If we had the following files on our filesystem: - /path/to/dir/a.txt - /path/to/dir/b.py - /path/to/dir/c.py If we pass "/path/to/dir/*.py" as the directory, the dataset would produce: - /path/to/dir/b.py - /path/to/dir/c.py

Args:

  • file_pattern: A string, a list of strings, or a tf.Tensor of string type (scalar or vector), representing the filename glob (i.e. shell wildcard) pattern(s) that will be matched.
  • shuffle: (Optional.) If True, the file names will be shuffled randomly. Defaults to True.
  • seed: (Optional.) A tf.int64 scalar tf.Tensor, representing the random seed that will be used to create the distribution. See tf.compat.v1.set_random_seed for behavior.

Returns:

  • Dataset: A Dataset of strings corresponding to file names.

make_initializable_iterator

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make_initializable_iterator(shared_name=None)

Creates an Iterator for enumerating the elements of this dataset. (deprecated)

dataset = ...
iterator = dataset.make_initializable_iterator()
# ...
sess.run(iterator.initializer)

Args:

  • shared_name: (Optional.) If non-empty, the returned iterator will be shared under the given name across multiple sessions that share the same devices (e.g. when using a remote server).

Returns:

An Iterator over the elements of this dataset.

Raises:

  • RuntimeError: If eager execution is enabled.

make_one_shot_iterator

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make_one_shot_iterator()

Creates an Iterator for enumerating the elements of this dataset. (deprecated)

Returns:

An Iterator over the elements of this dataset.

map

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map(
    map_func,
    num_parallel_calls=None
)

Maps map_func across the elements of this dataset.

This transformation applies map_func to each element of this dataset, and returns a new dataset containing the transformed elements, in the same order as they appeared in the input.

For example:

a = Dataset.range(1, 6)  # ==> [ 1, 2, 3, 4, 5 ]

a.map(lambda x: x + 1)  # ==> [ 2, 3, 4, 5, 6 ]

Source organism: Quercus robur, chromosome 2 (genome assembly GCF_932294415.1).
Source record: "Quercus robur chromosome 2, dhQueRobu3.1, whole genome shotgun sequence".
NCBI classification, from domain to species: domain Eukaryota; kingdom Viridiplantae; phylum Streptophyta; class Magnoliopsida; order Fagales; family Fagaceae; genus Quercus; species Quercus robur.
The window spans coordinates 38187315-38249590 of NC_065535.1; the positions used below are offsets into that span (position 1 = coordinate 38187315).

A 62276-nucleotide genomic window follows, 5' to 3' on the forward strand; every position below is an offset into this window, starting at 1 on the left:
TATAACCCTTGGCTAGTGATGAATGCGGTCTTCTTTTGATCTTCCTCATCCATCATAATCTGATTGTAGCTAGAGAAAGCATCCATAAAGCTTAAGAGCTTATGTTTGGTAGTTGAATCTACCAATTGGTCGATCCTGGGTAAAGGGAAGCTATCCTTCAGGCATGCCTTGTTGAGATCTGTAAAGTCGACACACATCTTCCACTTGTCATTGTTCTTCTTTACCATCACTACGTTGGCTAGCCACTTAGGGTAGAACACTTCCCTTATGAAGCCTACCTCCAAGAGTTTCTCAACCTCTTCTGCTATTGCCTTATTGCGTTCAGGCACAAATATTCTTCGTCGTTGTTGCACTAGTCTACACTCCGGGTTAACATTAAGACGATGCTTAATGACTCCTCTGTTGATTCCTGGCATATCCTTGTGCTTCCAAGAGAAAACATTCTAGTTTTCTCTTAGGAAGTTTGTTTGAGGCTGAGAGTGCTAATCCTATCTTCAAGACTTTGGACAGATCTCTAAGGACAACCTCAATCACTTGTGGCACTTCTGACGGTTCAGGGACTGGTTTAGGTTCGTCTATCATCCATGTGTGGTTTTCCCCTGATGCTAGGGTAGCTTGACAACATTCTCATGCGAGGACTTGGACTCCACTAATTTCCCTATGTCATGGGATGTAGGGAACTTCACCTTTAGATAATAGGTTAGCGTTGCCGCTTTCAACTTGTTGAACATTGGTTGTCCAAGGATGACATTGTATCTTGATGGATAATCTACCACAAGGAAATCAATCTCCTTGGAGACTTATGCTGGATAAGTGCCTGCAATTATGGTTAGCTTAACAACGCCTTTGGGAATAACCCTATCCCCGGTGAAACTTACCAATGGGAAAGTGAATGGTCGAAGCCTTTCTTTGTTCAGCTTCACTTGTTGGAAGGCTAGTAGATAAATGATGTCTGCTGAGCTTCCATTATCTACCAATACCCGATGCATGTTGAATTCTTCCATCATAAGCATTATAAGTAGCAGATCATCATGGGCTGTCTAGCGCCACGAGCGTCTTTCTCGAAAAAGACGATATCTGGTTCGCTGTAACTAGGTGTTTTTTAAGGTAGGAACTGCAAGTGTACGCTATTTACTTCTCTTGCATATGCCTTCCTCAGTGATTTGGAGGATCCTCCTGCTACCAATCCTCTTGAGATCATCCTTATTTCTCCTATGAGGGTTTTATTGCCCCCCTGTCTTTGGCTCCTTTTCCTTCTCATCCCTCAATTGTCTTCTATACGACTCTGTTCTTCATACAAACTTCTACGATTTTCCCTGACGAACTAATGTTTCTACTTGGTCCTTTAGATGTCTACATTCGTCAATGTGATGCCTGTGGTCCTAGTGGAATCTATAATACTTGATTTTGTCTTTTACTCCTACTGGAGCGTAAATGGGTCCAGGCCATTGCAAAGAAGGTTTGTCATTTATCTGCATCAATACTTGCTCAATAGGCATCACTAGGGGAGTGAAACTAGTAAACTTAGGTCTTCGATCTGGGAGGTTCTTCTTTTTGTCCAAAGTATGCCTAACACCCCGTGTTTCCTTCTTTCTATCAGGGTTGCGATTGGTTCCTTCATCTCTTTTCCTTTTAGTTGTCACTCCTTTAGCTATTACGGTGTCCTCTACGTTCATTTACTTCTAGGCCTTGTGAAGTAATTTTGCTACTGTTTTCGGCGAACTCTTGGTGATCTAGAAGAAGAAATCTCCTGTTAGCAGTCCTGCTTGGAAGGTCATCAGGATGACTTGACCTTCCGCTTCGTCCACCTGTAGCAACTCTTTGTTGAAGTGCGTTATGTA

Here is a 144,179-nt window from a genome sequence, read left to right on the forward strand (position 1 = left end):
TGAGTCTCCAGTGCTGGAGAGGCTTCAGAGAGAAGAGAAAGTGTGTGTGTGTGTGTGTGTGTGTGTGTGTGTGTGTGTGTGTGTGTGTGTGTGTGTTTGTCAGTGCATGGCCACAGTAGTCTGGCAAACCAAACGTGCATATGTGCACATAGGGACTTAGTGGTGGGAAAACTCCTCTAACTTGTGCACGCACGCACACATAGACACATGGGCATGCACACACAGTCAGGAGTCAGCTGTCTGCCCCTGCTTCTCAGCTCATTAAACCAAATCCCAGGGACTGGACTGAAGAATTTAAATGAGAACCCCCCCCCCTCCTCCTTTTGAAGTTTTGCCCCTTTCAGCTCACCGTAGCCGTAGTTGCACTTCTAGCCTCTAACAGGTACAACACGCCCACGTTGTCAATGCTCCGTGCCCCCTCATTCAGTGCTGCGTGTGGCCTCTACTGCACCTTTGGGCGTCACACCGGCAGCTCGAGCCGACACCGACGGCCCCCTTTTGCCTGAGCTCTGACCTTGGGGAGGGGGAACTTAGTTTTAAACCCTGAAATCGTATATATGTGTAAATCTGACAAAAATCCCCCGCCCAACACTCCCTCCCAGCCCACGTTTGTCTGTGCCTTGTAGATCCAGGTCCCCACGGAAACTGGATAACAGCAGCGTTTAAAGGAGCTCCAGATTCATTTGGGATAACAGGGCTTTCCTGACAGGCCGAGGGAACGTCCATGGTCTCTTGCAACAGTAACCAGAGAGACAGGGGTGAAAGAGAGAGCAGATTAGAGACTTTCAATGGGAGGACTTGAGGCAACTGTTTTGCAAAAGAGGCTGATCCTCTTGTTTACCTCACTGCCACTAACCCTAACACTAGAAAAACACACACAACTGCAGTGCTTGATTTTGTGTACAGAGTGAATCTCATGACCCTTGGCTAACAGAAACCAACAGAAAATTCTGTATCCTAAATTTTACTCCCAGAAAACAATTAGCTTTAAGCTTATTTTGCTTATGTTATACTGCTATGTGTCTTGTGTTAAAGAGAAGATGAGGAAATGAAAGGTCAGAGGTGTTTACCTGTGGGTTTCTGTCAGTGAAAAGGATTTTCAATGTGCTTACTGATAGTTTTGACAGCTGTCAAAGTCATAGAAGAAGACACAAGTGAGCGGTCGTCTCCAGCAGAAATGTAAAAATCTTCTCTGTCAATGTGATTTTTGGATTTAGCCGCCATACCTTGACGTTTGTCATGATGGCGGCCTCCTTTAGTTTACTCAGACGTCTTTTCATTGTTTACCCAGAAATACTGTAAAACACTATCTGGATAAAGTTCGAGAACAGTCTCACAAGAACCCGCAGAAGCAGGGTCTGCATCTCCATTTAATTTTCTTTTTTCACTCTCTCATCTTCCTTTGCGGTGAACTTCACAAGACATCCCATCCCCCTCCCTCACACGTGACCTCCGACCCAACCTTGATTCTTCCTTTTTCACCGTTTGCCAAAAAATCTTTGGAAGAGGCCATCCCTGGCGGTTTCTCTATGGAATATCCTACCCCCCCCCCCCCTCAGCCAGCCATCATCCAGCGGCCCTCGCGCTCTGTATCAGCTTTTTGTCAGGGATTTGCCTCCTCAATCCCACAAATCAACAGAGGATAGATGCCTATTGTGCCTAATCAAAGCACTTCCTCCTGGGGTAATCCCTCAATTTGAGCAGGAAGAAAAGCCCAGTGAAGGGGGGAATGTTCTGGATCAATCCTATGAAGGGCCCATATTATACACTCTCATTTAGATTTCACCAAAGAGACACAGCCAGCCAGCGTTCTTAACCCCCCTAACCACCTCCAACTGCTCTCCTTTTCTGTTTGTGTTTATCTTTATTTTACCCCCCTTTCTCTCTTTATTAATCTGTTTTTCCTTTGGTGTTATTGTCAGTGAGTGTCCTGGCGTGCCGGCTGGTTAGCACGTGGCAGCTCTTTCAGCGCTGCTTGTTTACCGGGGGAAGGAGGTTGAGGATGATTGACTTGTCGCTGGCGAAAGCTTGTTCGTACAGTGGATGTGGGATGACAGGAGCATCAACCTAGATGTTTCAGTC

The input signature of map_func is determined by the structure of each element in this dataset. For example:

# NOTE: The following examples use `{ ... }` to represent the
# contents of a dataset.
# Each element is a `tf.Tensor` object.
a = { 1, 2, 3, 4, 5 }
# `map_func` takes a single argument of type `tf.Tensor` with the same
# shape and dtype.
result = a.map(lambda x: ...)

# Each element is a tuple containing two `tf.Tensor` objects.
b = { (1, "foo"), (2, "bar"), (3, "baz") }
# `map_func` takes two arguments of type `tf.Tensor`.
result = b.map(lambda x_int, y_str: ...)

# Each element is a dictionary mapping strings to `tf.Tensor` objects.
c = { {"a": 1, "b": "foo"}, {"a": 2, "b": "bar"}, {"a": 3, "b": "baz"} }
# `map_func` takes a single argument of type `dict` with the same keys as
# the elements.
result = c.map(lambda d: ...)

The value or values returned by map_func determine the structure of each element in the returned dataset.

# `map_func` returns a scalar `tf.Tensor` of type `tf.float32`.
def f(...):
  return tf.constant(37.0)
result = dataset.map(f)
result.output_classes == tf.Tensor
result.output_types == tf.float32
result.output_shapes == []  # scalar

# `map_func` returns two `tf.Tensor` objects.
def g(...):
  return tf.constant(37.0), tf.constant(["Foo", "Bar", "Baz"])
result = dataset.map(g)
result.output_classes == (tf.Tensor, tf.Tensor)
result.output_types == (tf.float32, tf.string)
result.output_shapes == ([], [3])

# Python primitives, lists, and NumPy arrays are implicitly converted to
# `tf.Tensor`.
def h(...):
  return 37.0, ["Foo", "Bar", "Baz"], np.array([1.0, 2.0] dtype=np.float64)
result = dataset.map(h)
result.output_classes == (tf.Tensor, tf.Tensor, tf.Tensor)
result.output_types == (tf.float32, tf.string, tf.float64)
result.output_shapes == ([], [3], [2])

# `map_func` can return nested structures.
def i(...):
  return {"a": 37.0, "b": [42, 16]}, "foo"
result.output_classes == ({"a": tf.Tensor, "b": tf.Tensor}, tf.Tensor)
result.output_types == ({"a": tf.float32, "b": tf.int32}, tf.string)
result.output_shapes == ({"a": [], "b": [2]}, [])

map_func can accept as arguments and return any type of dataset element.

Note that irrespective of the context in which map_func is defined (eager vs. graph), tf.data traces the function and executes it as a graph. To use Python code inside of the function you have two options:

1) Rely on AutoGraph to convert Python code into an equivalent graph computation. The downside of this approach is that AutoGraph can convert some but not all Python code.

2) Use tf.py_function, which allows you to write arbitrary Python code but will generally result in worse performance than 1). For example:

d = tf.data.Dataset.from_tensor_slices(['hello', 'world'])